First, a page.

Re­mem­brance Day all about loss

The Weekly Advertiser Horsham - - News -

We need only con­sider the in­ter­na­tional rhetoric, diplo­matic name-call­ing and sabre-rat­tling of the past 12 months to un­der­stand why there is still a need for Re­mem­brance Day.

The oc­ca­sion, above any­thing else, is an an­nual com­mu­nity mes­sage that re­gard­less of mo­ti­va­tion, war ul­ti­mately is another name for hor­ror, death and de­struc­tion, of­ten on a mas­sive scale.

To pause for a minute’s si­lence at 11am on the 11th day of the 11th month might seem al­most corny and point­less con­sid­er­ing it is his­tor­i­cally based on some­thing that hap­pened a cen­tury ago.

Many of us have been guilty of think­ing when the time ar­rives: ‘Re­ally? Do I have to stop what I’m do­ing at this mo­ment? Does it re­ally mat­ter?’

Prob­a­bly not, it is after all only a sym­bolic ges­ture. But be­ing aware that it is hap­pen­ing and why mat­ter.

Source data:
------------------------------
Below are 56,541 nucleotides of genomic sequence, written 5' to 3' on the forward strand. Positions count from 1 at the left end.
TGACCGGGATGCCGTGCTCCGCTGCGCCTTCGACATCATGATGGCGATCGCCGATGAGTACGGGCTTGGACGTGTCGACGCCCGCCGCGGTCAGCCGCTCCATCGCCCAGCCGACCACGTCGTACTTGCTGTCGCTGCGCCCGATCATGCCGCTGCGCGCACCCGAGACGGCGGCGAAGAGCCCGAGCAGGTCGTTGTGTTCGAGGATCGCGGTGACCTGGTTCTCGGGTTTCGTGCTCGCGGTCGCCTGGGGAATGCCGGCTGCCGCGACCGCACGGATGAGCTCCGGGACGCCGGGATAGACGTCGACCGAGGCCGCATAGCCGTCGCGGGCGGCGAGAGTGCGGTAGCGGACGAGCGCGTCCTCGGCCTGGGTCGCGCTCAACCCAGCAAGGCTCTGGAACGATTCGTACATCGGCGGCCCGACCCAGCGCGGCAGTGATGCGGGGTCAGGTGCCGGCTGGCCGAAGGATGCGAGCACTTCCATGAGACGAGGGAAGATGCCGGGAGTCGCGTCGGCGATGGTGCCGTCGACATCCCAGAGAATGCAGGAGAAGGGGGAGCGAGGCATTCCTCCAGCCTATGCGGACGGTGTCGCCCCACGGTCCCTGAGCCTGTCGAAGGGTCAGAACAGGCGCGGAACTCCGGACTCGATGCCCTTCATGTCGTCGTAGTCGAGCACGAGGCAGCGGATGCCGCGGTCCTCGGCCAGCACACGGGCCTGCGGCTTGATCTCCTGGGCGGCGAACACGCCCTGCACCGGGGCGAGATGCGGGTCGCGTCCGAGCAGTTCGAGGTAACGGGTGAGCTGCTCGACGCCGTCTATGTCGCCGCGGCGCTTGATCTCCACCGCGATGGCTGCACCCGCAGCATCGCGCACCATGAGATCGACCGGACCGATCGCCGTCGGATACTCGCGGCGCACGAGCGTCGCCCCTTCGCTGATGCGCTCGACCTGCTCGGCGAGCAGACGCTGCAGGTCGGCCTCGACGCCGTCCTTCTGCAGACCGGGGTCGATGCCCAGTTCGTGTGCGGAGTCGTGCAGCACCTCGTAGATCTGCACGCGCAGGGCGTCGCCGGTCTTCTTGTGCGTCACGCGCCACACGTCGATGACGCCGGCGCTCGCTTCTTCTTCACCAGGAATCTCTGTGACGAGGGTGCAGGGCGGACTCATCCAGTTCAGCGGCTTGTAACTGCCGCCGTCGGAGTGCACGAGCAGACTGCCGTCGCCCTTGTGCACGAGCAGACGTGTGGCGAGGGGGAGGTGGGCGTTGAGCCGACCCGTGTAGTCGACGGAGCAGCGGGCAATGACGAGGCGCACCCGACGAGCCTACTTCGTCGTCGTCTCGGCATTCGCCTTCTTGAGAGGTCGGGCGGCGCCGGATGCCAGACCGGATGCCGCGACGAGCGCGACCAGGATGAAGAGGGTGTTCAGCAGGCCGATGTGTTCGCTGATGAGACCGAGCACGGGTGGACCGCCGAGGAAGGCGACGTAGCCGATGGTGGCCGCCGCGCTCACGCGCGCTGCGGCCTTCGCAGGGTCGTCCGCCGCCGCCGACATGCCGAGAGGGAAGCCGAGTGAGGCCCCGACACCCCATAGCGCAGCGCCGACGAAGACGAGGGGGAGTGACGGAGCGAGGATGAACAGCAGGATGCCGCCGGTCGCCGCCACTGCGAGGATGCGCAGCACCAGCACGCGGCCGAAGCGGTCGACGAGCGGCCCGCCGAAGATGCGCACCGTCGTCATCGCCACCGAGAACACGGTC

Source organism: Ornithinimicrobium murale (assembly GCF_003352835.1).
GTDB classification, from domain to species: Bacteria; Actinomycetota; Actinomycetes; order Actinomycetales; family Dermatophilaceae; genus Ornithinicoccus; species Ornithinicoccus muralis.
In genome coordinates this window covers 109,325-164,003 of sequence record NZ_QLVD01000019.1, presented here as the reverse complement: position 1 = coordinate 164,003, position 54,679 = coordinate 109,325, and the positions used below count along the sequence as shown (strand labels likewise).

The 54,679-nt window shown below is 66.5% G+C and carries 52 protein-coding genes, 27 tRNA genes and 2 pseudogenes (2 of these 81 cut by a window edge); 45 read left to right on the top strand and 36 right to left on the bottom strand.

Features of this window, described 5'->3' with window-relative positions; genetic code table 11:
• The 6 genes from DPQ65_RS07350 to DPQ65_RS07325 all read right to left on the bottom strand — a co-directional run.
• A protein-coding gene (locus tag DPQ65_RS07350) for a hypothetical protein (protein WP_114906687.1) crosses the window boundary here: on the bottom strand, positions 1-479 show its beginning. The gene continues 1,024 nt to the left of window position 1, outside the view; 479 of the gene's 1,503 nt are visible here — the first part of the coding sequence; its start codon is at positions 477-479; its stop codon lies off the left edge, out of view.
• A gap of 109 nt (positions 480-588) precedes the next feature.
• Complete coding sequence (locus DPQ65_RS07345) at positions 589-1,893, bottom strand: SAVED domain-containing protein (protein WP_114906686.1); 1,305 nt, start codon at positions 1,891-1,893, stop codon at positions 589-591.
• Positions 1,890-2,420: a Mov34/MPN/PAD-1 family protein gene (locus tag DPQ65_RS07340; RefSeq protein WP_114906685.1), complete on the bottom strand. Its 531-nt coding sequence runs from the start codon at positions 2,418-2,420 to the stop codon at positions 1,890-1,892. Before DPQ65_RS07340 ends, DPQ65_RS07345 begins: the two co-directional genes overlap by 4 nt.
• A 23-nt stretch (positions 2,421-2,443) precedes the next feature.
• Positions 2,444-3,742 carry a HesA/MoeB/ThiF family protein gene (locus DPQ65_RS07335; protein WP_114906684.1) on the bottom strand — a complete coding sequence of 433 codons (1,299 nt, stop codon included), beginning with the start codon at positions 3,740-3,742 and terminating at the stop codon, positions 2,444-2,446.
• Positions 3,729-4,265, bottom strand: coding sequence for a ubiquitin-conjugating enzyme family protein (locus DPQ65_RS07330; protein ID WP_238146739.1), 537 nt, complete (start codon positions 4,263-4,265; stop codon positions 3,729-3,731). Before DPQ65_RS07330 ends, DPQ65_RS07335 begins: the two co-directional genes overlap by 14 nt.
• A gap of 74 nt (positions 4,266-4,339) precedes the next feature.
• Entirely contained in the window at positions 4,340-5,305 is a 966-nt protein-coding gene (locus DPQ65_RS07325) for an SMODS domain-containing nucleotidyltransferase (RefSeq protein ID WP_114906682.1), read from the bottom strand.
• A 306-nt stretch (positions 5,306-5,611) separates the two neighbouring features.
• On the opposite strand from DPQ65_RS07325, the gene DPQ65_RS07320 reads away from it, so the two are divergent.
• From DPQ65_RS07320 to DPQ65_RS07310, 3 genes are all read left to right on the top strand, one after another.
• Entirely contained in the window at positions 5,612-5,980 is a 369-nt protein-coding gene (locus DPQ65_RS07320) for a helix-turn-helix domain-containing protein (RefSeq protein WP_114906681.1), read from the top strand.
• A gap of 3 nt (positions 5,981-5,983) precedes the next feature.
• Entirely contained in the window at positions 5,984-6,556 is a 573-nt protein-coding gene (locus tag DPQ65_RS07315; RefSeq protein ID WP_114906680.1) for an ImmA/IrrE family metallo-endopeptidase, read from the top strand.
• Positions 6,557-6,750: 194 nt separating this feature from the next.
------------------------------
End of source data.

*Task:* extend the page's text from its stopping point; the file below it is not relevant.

The re­al­ity is, Re­mem­brance Day is much more than a sim­ple re­flec­tion on a mo­ment in time – when the guns fell silent on the West­ern Front – it’s an im­por­tant tap on the shoul­der to re­mind us to con­sider the peo­ple who died or suf­fered dur­ing all wars and armed con­flicts. In our case it is about Aus­tralians.

Un­like other war-time com­mem­o­ra­tions, which ex­pand to con­sider hu­man feats such as re­silience and courage as well as reflecting on sac­ri­fice, Re­mem­brance Day is sim­ply about loss.

In Aus­tralia it might be about re­gional it’s hap­pen­ing does towns such as Dunolly, which all but lost its male work­force on the bat­tle­fields of Europe in the First World War.

In Rus­sia, it might be about the death of more than 20-mil­lion peo­ple, sol­diers and civil­ians, dur­ing the Sec­ond World War. The ex­am­ples are many.

Re­mem­brance Day is in essence, a de­ter­rent, a re­minder of what can hap­pen if we give in to frus­tra­tion at the in­ter­na­tional de­bat­ing ta­ble, throw the papers of diplo­matic dis­cus­sion into the air and in­stead pick up a gun.

For po­lit­i­cal lead­ers around the globe, espe­cially in­di­vid­u­als and groups in charge of mon­strous armies and weaponry and oth­ers who can in­flu­ence th­ese peo­ple, the Re­mem­brance Day re­minder is crit­i­cal.

But in the end, it is the hu­man col­lec­tive, the you and me of the world that de­ter­mines how long the mes­sage res­onates.

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